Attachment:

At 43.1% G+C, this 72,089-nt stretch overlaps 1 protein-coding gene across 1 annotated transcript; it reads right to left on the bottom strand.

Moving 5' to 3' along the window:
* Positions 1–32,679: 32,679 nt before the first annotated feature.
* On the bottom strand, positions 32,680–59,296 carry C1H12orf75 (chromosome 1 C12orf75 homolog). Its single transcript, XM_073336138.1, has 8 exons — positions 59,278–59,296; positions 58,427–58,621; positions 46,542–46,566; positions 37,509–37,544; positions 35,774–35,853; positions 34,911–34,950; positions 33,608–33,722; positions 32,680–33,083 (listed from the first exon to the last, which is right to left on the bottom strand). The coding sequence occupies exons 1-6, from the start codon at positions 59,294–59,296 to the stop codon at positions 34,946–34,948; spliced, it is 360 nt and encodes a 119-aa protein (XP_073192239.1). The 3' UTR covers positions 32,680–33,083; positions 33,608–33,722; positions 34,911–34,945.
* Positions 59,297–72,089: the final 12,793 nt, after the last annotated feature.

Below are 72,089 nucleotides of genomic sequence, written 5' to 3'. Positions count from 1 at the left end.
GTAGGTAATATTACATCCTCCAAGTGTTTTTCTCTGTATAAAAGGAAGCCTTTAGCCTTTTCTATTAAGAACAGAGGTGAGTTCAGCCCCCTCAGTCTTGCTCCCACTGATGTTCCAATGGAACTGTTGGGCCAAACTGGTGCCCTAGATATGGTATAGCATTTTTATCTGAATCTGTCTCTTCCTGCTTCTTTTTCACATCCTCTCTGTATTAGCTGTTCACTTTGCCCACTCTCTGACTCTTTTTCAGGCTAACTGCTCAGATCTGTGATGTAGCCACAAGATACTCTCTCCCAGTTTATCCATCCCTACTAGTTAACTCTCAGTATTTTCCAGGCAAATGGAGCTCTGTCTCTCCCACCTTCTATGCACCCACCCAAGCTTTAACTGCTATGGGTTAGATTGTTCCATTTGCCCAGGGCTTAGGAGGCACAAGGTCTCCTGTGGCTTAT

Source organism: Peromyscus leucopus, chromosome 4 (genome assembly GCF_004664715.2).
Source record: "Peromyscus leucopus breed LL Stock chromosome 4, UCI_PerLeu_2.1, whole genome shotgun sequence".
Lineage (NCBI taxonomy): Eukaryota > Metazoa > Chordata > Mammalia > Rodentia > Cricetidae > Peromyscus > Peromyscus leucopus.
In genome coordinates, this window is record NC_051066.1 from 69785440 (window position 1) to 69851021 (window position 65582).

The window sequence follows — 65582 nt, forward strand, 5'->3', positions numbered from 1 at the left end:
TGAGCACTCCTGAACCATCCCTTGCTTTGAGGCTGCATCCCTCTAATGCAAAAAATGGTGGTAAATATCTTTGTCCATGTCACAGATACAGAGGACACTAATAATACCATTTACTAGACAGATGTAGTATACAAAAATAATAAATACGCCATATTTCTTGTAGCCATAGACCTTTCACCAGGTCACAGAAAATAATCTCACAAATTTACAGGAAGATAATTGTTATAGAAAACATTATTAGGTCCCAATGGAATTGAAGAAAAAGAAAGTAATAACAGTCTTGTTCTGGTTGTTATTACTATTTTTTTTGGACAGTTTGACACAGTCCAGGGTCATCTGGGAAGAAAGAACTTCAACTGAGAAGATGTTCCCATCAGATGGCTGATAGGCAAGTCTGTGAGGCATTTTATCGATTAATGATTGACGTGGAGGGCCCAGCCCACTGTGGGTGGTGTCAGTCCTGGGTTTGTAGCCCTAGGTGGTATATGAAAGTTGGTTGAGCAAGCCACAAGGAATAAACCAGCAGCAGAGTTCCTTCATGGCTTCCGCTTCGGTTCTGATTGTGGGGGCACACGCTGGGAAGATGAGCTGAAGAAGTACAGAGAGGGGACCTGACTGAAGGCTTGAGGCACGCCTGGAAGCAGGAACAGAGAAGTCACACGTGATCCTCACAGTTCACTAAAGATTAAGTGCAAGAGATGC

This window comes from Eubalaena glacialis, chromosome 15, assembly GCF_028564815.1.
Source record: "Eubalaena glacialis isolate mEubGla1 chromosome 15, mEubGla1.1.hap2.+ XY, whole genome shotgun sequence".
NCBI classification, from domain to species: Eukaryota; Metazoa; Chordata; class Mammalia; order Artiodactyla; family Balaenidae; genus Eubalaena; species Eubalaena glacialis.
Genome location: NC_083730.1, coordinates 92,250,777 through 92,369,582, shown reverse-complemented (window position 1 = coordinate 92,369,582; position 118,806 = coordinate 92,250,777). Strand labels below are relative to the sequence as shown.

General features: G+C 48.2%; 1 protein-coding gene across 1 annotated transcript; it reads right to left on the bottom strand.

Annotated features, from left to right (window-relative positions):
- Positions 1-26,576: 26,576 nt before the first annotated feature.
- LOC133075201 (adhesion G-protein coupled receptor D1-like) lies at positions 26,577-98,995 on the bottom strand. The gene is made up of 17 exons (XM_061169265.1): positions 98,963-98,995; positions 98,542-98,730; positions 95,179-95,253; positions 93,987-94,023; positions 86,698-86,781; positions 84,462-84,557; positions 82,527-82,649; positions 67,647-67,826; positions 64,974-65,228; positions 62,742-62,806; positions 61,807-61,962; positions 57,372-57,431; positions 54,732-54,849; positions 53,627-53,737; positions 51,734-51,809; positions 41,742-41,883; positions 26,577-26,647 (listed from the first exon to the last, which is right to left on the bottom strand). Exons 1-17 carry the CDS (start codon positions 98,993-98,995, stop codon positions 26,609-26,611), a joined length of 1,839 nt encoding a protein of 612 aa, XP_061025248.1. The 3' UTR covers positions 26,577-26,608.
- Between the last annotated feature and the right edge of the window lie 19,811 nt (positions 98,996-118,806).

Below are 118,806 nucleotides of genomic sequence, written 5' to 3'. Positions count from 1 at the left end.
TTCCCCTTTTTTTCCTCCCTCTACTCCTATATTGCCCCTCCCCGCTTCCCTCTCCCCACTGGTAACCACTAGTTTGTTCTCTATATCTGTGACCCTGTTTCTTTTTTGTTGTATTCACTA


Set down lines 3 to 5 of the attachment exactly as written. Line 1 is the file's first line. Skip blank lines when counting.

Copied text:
* Positions 1–32,679: 32,679 nt before the first annotated feature.
* On the bottom strand, positions 32,680–59,296 carry C1H12orf75 (chromosome 1 C12orf75 homolog). Its single transcript, XM_073336138.1, has 8 exons — positions 59,278–59,296; positions 58,427–58,621; positions 46,542–46,566; positions 37,509–37,544; positions 35,774–35,853; positions 34,911–34,950; positions 33,608–33,722; positions 32,680–33,083 (listed from the first exon to the last, which is right to left on the bottom strand). The coding sequence occupies exons 1-6, from the start codon at positions 59,294–59,296 to the stop codon at positions 34,946–34,948; spliced, it is 360 nt and encodes a 119-aa protein (XP_073192239.1). The 3' UTR covers positions 32,680–33,083; positions 33,608–33,722; positions 34,911–34,945.
* Positions 59,297–72,089: the final 12,793 nt, after the last annotated feature.